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Tuesday, July 6, 1999 Published at 08:36 GMT 09:36 UK


UK Politics

Blair's difficult days

Tony Blair: Endless series of impassioned pleas

By BBC Northern Ireland Correspondent David Eades

It seems every day in Northern Ireland is a day for impassioned pleas for reason, trust and peace.

The Search for Peace
The UK Prime Minister, Tony Blair, on Monday set out on a further mission to clarify to the Ulster Unionists the extent of what they're being offered in the peace process.

He promised the executive they crave giving them power once again in their own province - albeit in the company of Sinn Fein - and the end of IRA weapons within 10 months.


[ image: Deal offers prospect of Sinn Fein exclusion if decommissioning fails]
Deal offers prospect of Sinn Fein exclusion if decommissioning fails
What is more, if the IRA fails to deliver, "guaranteed failsafes" could leave unionists running Northern Ireland without Sinn Fein.

If, at any point along a detailed step-by-step timetable, the IRA fails to pursue the process of weapons decommissioning, the executive will "unwind" in Tony Blair's language.

It amounts to an automatic procedure, independent of politics and politicians, by which the republican movement as a whole is punished for failing to deliver.

And to ensure the other parties to the executive do not suffer, Mr Blair says they can move forward together if they wish - presumably in a new executive, excluding Sinn Fein.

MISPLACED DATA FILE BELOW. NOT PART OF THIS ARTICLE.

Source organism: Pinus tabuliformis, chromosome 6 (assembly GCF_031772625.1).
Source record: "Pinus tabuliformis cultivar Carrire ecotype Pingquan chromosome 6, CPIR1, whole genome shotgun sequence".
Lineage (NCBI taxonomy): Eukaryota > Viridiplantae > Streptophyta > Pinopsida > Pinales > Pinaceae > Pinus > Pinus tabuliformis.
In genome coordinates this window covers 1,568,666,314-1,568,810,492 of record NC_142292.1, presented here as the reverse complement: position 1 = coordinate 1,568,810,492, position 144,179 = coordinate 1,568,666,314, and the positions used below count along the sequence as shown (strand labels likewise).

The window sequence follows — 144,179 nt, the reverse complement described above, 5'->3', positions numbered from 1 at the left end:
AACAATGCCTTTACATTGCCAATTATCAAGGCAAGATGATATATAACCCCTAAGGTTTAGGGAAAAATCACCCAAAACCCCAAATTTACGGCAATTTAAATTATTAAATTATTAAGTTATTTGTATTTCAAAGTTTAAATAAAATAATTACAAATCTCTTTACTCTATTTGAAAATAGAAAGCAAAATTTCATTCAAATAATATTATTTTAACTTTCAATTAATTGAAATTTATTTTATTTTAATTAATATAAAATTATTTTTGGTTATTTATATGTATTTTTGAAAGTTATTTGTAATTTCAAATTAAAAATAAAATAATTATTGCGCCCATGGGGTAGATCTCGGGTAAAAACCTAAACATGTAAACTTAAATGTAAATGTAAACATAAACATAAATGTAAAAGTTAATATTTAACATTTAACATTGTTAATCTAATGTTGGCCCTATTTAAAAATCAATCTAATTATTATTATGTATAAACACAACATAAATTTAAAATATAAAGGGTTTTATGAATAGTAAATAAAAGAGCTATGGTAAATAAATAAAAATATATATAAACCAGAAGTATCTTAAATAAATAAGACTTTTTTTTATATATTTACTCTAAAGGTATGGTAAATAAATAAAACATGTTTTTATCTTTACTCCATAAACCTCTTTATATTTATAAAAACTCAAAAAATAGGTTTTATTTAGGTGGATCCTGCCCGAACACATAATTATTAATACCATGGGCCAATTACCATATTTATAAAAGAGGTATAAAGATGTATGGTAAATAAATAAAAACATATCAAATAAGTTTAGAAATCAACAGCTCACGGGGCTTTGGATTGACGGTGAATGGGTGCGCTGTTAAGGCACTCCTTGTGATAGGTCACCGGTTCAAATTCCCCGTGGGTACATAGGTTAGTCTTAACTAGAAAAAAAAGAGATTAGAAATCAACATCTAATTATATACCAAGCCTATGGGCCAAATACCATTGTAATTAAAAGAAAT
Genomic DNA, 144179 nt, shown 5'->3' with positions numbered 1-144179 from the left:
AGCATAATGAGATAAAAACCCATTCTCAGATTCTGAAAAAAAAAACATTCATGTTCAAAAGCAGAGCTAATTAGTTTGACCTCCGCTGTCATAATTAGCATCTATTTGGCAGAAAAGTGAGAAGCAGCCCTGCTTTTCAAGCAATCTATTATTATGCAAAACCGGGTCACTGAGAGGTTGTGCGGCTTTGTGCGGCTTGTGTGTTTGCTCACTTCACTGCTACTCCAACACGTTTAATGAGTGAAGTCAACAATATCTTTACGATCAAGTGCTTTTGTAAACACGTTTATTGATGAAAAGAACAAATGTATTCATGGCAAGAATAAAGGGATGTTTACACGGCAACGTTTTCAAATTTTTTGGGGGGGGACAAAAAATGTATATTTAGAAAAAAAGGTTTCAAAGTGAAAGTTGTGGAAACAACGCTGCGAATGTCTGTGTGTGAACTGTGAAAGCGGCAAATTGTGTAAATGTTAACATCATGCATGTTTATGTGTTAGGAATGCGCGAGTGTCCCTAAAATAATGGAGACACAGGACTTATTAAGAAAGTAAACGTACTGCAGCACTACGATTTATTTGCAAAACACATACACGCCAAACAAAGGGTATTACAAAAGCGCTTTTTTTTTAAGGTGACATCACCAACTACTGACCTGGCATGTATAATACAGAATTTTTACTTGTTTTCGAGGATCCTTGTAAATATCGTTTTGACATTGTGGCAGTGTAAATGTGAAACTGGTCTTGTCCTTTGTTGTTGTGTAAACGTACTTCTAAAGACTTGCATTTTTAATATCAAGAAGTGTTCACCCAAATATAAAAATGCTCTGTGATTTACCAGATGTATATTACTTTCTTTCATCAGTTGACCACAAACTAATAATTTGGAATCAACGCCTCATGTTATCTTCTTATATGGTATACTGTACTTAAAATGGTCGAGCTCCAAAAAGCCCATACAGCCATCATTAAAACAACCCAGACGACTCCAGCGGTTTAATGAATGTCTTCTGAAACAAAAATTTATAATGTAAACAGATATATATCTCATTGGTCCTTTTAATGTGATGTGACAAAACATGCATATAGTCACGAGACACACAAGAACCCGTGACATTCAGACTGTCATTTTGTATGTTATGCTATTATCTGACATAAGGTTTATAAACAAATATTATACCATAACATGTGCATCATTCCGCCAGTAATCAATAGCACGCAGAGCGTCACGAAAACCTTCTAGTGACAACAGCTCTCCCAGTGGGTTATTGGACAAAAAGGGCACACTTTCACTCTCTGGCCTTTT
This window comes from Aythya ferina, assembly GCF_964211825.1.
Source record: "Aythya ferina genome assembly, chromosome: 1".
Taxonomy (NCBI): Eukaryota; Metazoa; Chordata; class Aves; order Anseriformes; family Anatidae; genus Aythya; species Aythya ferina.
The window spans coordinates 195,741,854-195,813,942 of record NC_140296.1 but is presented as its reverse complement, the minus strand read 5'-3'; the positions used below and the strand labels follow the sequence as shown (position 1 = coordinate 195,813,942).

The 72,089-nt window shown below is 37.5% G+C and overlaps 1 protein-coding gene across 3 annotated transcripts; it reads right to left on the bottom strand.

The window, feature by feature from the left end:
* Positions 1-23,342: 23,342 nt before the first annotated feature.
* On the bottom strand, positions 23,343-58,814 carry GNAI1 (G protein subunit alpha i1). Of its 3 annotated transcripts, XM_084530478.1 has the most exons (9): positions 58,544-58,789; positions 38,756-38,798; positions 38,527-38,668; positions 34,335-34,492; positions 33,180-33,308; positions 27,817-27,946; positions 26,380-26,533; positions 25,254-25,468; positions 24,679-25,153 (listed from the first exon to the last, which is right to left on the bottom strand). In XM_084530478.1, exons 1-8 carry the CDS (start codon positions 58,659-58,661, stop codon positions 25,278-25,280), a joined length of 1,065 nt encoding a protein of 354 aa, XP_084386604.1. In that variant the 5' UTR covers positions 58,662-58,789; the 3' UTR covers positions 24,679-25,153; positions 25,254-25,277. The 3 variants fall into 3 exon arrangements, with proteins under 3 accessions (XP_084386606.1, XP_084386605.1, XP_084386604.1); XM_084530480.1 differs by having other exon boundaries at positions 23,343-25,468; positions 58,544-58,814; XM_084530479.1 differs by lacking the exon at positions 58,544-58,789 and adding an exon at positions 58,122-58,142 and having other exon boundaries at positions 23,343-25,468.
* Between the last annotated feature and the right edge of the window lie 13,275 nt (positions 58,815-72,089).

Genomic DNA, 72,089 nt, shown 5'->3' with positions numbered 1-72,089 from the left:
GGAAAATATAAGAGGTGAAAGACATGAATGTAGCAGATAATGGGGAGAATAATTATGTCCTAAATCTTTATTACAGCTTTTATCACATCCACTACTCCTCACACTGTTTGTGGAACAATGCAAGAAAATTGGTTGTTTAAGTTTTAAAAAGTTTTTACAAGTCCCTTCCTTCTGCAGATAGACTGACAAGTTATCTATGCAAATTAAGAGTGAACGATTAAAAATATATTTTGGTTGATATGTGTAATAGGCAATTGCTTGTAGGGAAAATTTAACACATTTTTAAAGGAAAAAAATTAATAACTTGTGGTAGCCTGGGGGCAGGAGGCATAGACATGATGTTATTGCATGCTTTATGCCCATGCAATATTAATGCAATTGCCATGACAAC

But for all these clarifications, the Ulster Unionists' greatest fear is that, once the executive is set up, the pressure to keep it going no matter, what will be immense.


[ image: SDLP remain unclear about whether they would sit in an executive without Sinn Fein]
SDLP remain unclear about whether they would sit in an executive without Sinn Fein
Besides, they do not trust the nationalist SDLP to cast Sinn Fein aside and form a new executive with the unionists if the IRA defaults.

This is one of the issues, which dominated debate in the marathon talks last week, and in this roundabout of a negotiating process, the SDLP has avoided a direct response to that question.

As for Sinn Fein, they have accused Mr Blair of trying to rewrite the Good Friday Agreement and suggested that no nationalist group would wish to go along with it. A miserable return, then, for a hard day's work for the prime minister.

And yet Mr Blair's offer is tantalisingly close now to offending each party in equal measure. That may be a better bet than trying to satisfy any one of them fully.



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